The concurrent partnerships with the Getty and the Hammer have LA><ART producing twenty-five projects in twenty-five spaces over the next six months. “We’ve taken on these two things that are much, much bigger than we are,” said Firstenberg. “I believe getting through these will give us the flexibility to get back to on-the-ground programming and public art initiatives, and the track record will also build our credibility with Los Angeles patrons.”
Sylvie Fortin: Refocusing and capitalizing
“I joined Art Papers in 2004,” said Sylvie Fortin. “It was an old publication, puttering along, with a lot of structural and facilities problems. The computers were outdated and would shut down every half-hour while we were trying to edit, for example. The Warhol Initiative stepped in to help us renovate our space and make some strategic investment; we began building an operating reserve. Then the recession hit. Had we not had that period of organizational building provided by the Warhol, Art Papers would be gone.
“When I started,” Fortin continued, “We took a year to redesign and re-conceptualize the magazine, asking questions such as ‘What does it mean if your legacy is that you started as the Art Workers Coalition Newsletter? What does that mean in 2005?’ We relaunched in 2006 and went from distribution in 13 countries to 80 countries. Revenue streams were up. Then boom! The recession. Advertising income disappeared and our major fundraiser, an art auction, dwindled significantly. We had operating deficits two years in a row which drew down our reserve, which had been up to $90,000. In the middle of this, we changed our accounting basis for newsstand sales, which in paper doubled our deficit from $30,000 to $60,000.
“Solid work with our Board was crucial in refocusing, internally and externally. The recession brought an opportunity to renegotiate contracts and cut costs. It allowed us to talk about the staffing structure and the Board in a more open way. We had to ask what we wanted to be when we grew up and what kind of talent was necessary to get there. And we had to talk openly with the Board about what we needed. We took a big hit in 2009, but we worked hard on strategizing a way out. Then we just followed the plan. We ended up with a profit last year, put something back into the reserve, and this year we are tracking well. The lesson I draw from this was always think of yourself and your Board in a dynamic way.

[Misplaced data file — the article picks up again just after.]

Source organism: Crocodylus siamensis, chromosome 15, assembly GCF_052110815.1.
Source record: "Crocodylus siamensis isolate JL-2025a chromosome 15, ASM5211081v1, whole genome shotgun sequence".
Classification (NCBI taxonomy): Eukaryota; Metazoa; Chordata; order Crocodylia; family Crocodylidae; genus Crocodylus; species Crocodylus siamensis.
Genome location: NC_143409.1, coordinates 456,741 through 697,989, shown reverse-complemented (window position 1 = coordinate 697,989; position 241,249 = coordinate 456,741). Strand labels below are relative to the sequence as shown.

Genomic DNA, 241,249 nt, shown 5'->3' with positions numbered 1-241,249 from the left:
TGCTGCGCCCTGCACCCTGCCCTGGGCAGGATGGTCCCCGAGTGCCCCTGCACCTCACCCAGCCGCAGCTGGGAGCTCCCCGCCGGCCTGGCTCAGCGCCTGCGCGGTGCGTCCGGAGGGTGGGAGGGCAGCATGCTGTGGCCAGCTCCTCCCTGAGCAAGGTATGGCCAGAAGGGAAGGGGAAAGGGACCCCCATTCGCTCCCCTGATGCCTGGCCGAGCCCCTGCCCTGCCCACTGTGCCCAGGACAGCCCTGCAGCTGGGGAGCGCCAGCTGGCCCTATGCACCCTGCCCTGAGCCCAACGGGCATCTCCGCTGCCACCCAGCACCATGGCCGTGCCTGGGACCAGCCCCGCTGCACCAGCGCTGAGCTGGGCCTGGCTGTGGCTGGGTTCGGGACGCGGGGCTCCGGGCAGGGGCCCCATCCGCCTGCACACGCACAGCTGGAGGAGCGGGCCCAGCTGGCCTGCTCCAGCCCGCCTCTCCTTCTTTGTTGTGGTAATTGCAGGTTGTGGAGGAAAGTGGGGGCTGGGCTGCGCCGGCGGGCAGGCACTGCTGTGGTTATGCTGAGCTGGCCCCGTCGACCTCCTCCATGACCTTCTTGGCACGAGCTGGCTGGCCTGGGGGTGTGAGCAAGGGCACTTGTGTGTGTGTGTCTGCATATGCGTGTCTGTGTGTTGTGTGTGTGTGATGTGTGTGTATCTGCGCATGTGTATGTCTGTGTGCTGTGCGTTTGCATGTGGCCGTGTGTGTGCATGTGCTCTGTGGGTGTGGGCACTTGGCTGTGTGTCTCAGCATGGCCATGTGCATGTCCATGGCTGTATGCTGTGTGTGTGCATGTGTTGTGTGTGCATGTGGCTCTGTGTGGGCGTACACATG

“The thing that changed with this recession is that I now understand and believe we need to capitalize our organizations. When we operate on the edge, we have to exploit each other and the people we are supposed to serve and I don’t want to do that any more. At Art Papers, we want to talk about the social relevance of the arts. But everyday I exploit my staff and 300 writers, because I underpay them. How can I talk about social relevance when the thing I control is based on exploitation? Understanding that, I believe we need to capitalize the organization as one would do in any other field.
“Raising compensation for staff is the tip of the iceberg. In fairness we should simultaneously and proportionately raise the rate for our writers. But a small increment is a huge financial challenge when you’re publishing six times a year in print and publishing online—a small incremental raise for an individual is $100,000 for the organization. We also face challenges in overall capacity. I cannot bring another body into our office right now. Right now we are in Atlanta but our readership is international. What makes sense for our program and fundraising ability? Should the next office be in Atlanta, Dallas, New York, or Istanbul?
“I didn’t mention it yet but it is important that part of reconceptualizing was to move away from thinking of Art Papers as a magazine and focus on its essence of discursive editing. When we started, print was the only platform, but now we have a multiplicity of platforms that include encounter and change constantly. We want to create precision and complementarity in our use of platforms, to create an environment where people can move in between them seamlessly.”